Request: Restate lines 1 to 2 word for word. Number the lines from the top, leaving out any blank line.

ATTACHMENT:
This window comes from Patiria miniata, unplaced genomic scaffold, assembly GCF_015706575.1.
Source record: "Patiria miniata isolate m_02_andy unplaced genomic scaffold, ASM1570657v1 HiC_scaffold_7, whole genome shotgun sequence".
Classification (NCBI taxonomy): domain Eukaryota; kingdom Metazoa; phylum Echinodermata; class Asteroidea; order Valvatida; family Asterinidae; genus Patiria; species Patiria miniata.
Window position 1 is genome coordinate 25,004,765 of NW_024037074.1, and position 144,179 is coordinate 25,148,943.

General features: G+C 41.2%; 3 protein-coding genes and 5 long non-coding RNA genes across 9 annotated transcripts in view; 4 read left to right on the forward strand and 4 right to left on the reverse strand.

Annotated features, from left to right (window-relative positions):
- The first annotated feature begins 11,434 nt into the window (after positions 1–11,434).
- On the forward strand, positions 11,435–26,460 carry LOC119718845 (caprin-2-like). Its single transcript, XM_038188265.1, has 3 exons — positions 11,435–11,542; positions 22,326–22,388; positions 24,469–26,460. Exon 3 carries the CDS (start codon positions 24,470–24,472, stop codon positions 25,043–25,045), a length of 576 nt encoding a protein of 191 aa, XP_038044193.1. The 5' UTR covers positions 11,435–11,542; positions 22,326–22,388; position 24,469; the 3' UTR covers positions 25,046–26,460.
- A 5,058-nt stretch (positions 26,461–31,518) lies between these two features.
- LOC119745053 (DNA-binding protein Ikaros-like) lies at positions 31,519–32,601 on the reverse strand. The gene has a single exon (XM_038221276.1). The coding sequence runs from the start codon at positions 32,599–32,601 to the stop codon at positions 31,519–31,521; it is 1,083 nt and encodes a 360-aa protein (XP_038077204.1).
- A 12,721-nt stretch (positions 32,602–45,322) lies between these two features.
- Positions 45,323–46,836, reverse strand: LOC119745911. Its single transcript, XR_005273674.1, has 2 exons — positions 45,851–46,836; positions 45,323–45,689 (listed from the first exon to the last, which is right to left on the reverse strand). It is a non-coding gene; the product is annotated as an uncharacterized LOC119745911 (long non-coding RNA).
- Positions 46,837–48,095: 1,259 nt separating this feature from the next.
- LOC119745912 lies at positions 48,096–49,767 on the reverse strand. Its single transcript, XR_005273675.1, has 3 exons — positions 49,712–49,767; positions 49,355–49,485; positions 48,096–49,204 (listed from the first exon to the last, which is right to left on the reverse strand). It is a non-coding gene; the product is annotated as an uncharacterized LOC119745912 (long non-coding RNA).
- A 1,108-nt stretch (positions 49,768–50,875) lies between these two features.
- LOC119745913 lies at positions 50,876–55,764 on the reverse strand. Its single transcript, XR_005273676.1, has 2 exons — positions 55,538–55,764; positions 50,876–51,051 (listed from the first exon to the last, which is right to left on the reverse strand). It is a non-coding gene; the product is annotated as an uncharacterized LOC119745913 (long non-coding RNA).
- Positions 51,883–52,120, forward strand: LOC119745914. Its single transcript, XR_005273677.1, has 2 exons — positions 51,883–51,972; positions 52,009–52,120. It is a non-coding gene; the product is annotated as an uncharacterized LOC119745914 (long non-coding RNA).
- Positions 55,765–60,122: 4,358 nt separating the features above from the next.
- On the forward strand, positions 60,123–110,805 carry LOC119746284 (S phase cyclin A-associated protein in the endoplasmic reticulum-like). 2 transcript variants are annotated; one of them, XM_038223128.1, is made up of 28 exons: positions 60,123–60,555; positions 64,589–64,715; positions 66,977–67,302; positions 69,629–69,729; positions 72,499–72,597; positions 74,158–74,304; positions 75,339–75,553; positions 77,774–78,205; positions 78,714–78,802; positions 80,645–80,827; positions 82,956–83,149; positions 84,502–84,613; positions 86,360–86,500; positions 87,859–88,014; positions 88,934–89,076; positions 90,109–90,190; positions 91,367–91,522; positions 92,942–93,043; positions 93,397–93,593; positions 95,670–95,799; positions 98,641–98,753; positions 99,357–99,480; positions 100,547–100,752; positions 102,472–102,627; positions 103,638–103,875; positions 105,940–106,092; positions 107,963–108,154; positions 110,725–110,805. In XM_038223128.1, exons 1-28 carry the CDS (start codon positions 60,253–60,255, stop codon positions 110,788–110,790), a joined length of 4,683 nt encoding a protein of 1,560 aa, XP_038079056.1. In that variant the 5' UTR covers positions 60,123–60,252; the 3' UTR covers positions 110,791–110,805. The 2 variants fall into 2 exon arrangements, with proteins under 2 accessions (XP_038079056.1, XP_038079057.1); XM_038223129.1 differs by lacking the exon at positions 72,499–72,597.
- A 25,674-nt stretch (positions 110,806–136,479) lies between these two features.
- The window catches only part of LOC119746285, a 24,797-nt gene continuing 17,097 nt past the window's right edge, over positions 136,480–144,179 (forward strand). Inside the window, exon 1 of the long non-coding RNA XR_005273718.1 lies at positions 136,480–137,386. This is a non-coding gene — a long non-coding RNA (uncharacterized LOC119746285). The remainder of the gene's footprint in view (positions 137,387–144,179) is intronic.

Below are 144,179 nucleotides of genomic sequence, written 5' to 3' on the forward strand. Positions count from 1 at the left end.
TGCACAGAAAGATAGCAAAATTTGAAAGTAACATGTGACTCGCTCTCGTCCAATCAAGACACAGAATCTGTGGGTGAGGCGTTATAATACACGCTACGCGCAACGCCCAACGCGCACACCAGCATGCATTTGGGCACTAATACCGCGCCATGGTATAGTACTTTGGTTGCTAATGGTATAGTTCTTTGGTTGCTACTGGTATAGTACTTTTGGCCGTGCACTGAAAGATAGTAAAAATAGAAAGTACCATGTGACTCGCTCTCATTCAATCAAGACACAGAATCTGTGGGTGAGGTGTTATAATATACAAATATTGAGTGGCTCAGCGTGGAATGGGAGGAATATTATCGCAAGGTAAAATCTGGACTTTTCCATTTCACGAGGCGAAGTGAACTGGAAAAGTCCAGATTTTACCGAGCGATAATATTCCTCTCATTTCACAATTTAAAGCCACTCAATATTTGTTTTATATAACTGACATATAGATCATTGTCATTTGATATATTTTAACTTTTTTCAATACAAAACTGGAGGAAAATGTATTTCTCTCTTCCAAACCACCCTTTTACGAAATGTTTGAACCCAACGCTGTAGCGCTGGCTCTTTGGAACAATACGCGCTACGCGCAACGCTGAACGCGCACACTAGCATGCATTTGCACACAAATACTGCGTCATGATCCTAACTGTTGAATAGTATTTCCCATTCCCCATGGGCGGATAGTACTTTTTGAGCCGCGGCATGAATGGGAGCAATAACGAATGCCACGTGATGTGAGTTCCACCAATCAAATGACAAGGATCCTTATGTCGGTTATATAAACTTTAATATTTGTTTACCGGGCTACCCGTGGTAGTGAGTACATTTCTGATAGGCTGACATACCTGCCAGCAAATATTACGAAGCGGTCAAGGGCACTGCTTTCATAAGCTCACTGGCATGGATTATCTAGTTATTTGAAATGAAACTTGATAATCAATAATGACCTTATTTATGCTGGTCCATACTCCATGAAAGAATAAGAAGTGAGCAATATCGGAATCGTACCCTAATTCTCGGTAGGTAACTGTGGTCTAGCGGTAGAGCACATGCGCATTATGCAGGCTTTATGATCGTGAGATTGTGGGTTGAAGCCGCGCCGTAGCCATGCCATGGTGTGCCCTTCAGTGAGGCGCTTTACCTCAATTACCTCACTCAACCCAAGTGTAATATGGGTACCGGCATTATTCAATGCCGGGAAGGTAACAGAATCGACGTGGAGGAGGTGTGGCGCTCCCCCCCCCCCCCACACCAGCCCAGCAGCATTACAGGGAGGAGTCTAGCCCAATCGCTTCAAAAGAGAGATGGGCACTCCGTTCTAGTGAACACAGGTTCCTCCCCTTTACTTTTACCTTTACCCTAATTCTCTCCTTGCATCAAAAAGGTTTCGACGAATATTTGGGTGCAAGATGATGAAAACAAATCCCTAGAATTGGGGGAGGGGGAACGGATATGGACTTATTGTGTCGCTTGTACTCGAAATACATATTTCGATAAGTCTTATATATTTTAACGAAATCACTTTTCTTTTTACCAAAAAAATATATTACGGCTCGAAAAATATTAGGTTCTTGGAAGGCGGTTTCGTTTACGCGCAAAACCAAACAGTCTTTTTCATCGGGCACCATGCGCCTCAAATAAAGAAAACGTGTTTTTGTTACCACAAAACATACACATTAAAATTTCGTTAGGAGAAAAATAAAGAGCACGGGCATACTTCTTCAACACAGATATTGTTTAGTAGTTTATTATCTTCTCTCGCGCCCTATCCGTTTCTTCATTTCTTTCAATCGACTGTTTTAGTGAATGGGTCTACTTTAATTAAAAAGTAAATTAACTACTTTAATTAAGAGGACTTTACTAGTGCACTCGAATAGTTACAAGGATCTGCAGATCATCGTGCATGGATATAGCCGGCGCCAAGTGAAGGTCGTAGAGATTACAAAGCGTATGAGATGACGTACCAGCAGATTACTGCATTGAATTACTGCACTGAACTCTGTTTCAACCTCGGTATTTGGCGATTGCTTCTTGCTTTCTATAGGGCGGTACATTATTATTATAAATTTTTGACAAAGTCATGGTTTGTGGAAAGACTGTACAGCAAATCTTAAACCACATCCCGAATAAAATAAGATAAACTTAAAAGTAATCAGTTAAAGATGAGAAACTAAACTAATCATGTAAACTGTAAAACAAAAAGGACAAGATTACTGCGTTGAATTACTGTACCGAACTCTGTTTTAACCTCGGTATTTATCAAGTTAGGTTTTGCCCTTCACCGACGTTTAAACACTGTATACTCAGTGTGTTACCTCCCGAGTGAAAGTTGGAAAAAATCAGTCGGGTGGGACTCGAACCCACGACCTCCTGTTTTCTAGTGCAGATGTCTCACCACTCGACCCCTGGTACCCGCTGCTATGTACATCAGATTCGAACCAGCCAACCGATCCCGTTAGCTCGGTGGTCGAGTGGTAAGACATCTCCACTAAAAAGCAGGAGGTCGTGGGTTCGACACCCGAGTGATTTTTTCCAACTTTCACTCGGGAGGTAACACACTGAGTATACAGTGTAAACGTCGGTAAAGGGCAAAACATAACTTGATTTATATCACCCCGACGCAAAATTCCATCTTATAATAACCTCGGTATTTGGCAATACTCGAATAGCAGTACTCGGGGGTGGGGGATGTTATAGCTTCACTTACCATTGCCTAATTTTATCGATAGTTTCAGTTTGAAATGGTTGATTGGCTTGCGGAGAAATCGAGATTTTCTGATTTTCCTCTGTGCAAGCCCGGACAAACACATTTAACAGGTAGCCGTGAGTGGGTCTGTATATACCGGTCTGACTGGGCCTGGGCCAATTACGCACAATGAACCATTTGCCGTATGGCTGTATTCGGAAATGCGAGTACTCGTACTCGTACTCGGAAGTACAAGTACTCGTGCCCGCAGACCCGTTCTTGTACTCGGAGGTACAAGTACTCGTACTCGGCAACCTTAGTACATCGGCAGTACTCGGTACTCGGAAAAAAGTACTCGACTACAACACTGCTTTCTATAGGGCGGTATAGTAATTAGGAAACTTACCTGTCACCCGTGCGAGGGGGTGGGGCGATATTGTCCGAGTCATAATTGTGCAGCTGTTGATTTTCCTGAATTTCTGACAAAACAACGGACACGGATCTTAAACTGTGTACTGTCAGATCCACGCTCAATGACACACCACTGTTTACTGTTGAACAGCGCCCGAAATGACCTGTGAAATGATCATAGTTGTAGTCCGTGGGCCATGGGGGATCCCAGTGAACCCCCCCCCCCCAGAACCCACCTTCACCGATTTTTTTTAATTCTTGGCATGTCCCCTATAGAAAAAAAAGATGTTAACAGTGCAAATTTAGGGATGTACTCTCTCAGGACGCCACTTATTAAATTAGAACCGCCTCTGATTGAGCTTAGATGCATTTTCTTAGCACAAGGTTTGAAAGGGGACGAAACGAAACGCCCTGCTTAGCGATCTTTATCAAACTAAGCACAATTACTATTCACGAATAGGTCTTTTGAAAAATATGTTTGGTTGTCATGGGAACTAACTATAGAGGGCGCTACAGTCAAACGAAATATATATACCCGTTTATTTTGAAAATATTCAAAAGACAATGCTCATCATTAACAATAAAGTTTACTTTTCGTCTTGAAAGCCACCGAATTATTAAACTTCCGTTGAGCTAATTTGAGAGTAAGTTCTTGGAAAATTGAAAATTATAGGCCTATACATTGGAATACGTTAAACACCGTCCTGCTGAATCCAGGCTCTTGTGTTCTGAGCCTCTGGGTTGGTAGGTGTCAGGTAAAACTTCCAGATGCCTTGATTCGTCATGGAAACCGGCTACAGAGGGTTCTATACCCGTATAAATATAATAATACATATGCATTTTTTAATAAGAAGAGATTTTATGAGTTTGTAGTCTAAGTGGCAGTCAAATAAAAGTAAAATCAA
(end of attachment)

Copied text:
This window comes from Patiria miniata, unplaced genomic scaffold, assembly GCF_015706575.1.
Source record: "Patiria miniata isolate m_02_andy unplaced genomic scaffold, ASM1570657v1 HiC_scaffold_7, whole genome shotgun sequence".